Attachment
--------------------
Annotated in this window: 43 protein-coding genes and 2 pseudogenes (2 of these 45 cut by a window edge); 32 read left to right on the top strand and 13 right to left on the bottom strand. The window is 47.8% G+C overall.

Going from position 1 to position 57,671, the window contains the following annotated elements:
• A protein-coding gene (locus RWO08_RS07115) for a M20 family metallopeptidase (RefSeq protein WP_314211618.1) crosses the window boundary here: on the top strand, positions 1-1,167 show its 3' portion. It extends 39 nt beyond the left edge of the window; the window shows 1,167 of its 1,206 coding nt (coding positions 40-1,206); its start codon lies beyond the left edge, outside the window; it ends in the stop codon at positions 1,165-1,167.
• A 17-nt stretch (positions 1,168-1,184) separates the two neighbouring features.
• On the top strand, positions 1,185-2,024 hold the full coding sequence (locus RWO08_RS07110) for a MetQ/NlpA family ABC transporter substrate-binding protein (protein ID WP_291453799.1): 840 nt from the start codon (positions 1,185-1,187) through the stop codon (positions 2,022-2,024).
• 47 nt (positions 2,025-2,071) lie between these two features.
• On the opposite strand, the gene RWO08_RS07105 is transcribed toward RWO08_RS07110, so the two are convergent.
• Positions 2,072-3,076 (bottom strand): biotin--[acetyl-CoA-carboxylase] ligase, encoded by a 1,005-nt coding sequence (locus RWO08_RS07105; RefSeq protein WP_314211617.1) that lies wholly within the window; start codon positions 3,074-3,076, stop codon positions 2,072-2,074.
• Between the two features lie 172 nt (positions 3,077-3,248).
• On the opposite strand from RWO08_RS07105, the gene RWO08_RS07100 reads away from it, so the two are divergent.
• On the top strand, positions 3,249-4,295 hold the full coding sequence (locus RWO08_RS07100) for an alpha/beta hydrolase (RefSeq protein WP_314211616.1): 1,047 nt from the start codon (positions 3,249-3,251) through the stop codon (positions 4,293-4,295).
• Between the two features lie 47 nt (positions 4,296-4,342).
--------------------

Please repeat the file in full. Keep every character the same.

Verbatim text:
Annotated in this window: 43 protein-coding genes and 2 pseudogenes (2 of these 45 cut by a window edge); 32 read left to right on the top strand and 13 right to left on the bottom strand. The window is 47.8% G+C overall.

Going from position 1 to position 57,671, the window contains the following annotated elements:
• A protein-coding gene (locus RWO08_RS07115) for a M20 family metallopeptidase (RefSeq protein WP_314211618.1) crosses the window boundary here: on the top strand, positions 1-1,167 show its 3' portion. It extends 39 nt beyond the left edge of the window; the window shows 1,167 of its 1,206 coding nt (coding positions 40-1,206); its start codon lies beyond the left edge, outside the window; it ends in the stop codon at positions 1,165-1,167.
• A 17-nt stretch (positions 1,168-1,184) separates the two neighbouring features.
• On the top strand, positions 1,185-2,024 hold the full coding sequence (locus RWO08_RS07110) for a MetQ/NlpA family ABC transporter substrate-binding protein (protein ID WP_291453799.1): 840 nt from the start codon (positions 1,185-1,187) through the stop codon (positions 2,022-2,024).
• 47 nt (positions 2,025-2,071) lie between these two features.
• On the opposite strand, the gene RWO08_RS07105 is transcribed toward RWO08_RS07110, so the two are convergent.
• Positions 2,072-3,076 (bottom strand): biotin--[acetyl-CoA-carboxylase] ligase, encoded by a 1,005-nt coding sequence (locus RWO08_RS07105; RefSeq protein WP_314211617.1) that lies wholly within the window; start codon positions 3,074-3,076, stop codon positions 2,072-2,074.
• Between the two features lie 172 nt (positions 3,077-3,248).
• On the opposite strand from RWO08_RS07105, the gene RWO08_RS07100 reads away from it, so the two are divergent.
• On the top strand, positions 3,249-4,295 hold the full coding sequence (locus RWO08_RS07100) for an alpha/beta hydrolase (RefSeq protein WP_314211616.1): 1,047 nt from the start codon (positions 3,249-3,251) through the stop codon (positions 4,293-4,295).
• Between the two features lie 47 nt (positions 4,296-4,342).